I was out of order. You were.

This girl

Christine Falls,

I got her back from the morgue and
I did a P.M on her.

You lied to me, Mal.

Pulmonary embolism?

You could have come up with something
better than that

and you weren't looking up her file,

you were signing her death certificate
with your left hand to disguise it.

Now what the hell were you up to?

You've eh... kept this to yourself?

Yeah, I have.

I'm not your enemy, Mal.

Now what about the girl?

I know she worked at the house,
I heard that from Dolly Moran.

What else did she tell you?

Not much.

But she has it all written down, she
told me that.

Chrissy was going out with some
fellow and eh...

the usual.

We had to let her go of course.

I arranged for the Moran woman to
look after her.

I got a call that night,

I sent an ambulance.

It was too late.

But why would you go to all that

why would you risk your career?

Look, I did it for the family.
Whose family?

The girl's of course.

What about the father?

I told you it was just some fellow.
We didn't even know his name.

Should I believe you, Mal?

I don't care whether you believe me
or not.

What about the child?

What about her?

Where is she, Mal?

Gone. Stillborn.

Sad business.


But these things happen, you know?

Well, if you'll excuse me, Quirke,
I have to make a phone call.

I have to work this afternoon

even if you don't.

Thanks for lunch.


(Church bells ring)

(Door closes)

(Door opens)

Miss Ruttledge, is it? Brenda.

Welcome to Boston.

And to Saint Madeline's.

I'm glad to be here, Sister.

And the journey went well, all
according to plan?

Oh yeah, Sister.

(Baby cries)

And this must be the baby?


Little Christine we call her.


I'm sorry, this is not a good time
for you.

Is everything alright?

I've been awake half the night
worrying about Phoebe.

What, the boyfriend?

I don't want her to... get herself
tied up in an early marriage.

She's so young.

Weren't we all once?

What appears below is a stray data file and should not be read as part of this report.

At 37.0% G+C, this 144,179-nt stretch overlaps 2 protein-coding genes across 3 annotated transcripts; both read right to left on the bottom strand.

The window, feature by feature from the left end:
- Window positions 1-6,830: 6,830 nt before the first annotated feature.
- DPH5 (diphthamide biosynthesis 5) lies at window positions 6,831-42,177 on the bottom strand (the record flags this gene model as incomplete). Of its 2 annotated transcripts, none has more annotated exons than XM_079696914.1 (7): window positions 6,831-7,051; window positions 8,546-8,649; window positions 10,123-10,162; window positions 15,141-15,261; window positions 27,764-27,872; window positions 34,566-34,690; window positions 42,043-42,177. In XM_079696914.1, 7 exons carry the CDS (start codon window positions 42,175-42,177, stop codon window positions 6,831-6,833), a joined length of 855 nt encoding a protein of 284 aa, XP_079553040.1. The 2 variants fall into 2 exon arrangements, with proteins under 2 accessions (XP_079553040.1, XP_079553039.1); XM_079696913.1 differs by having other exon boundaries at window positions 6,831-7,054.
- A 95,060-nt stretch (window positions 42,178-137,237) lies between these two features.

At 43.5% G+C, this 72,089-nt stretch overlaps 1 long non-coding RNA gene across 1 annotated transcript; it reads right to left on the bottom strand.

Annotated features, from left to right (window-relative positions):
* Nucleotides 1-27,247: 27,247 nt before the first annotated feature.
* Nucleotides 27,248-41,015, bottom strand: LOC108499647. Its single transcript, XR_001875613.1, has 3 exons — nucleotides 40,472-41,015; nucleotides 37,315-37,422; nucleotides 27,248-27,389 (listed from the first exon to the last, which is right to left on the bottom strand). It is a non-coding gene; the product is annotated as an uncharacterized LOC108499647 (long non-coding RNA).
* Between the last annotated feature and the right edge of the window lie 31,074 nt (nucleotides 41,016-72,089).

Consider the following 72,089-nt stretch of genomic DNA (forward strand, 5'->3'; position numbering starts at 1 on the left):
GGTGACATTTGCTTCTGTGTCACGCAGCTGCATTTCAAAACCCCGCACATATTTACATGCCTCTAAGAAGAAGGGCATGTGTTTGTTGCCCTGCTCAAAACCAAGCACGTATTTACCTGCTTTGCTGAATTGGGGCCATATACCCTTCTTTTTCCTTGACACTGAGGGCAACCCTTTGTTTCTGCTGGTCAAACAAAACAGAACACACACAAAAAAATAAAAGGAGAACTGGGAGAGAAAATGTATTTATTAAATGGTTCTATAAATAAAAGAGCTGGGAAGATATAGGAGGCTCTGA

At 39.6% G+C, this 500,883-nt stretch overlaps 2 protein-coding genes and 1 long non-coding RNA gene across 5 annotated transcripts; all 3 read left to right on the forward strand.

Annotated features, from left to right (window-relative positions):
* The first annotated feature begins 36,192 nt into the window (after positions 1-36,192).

If she's in love with this boy and
she wants to marry him then

there's nothing you or I can do
about that but

I don't believe that she is.

I think it's just her way of

How do you know that?

Just things she tells me.

Why does she confide in you but not
in Mal or me?

Oh, you know the way these things go
in families?

Alright, I'll talk to her.

Oh... I'm late.

Will you walk with me?


No you go ahead.

(Radio plays)

Evening, Dolly.

(Door bangs shut)

Nasty business tonight,
Doctor Quirke?

(Footsteps on stairs)

Doctor Quirke, is it yourself now?

Fine bit of work for us both here.

Oh, God!

(Camera flashes)

Are you alright, Doctor Quirke?

(Whispers) Yeah.


No surprises, Doctor Quirke.

Intracranial hematoma.

Fell over sideways, knocked her head
on the floor.

But she has cigarette burns all over
her arms

and her fingernails are all mashed

I suppose whoever it was was torturing her to
find out where her money was hidden. Good.

Thanks Sinclair.

Do you want me to write up the

If you would, thank you.


Inspector Hackett.

So... what's the story on Dolly
Moran, then?

I'd say that she died accidentally.

Whoever it was meant to hurt her,
not to kill her.

Manslaughter I'd say.

You think so? Perhaps we should leave the legal verdict
to the judge after we catch the boys who did it.

I was wondering what they were
after, would you have any idea?


I found this at the scene under the clock on the
mantelpiece, it's your card, Doctor Quirke.

What was Dolly doing with your card?

There was a girl who died, I did the
post mortem

Dolly knew her, she just, she wanted to
know the cause of death, that's all.

Name of this girl?

Christine Falls.

And what was her connection to

She didn't say.

What did she die of, this girl?

Pulmonary embolism. Oh.

How old was she?


It happens. Does it now?

Right I'll be off.

Thanks for the drink.

Well if you eh... find out anything
you'll let me know?

Oh sure we'll find out plenty of
things I'm sure.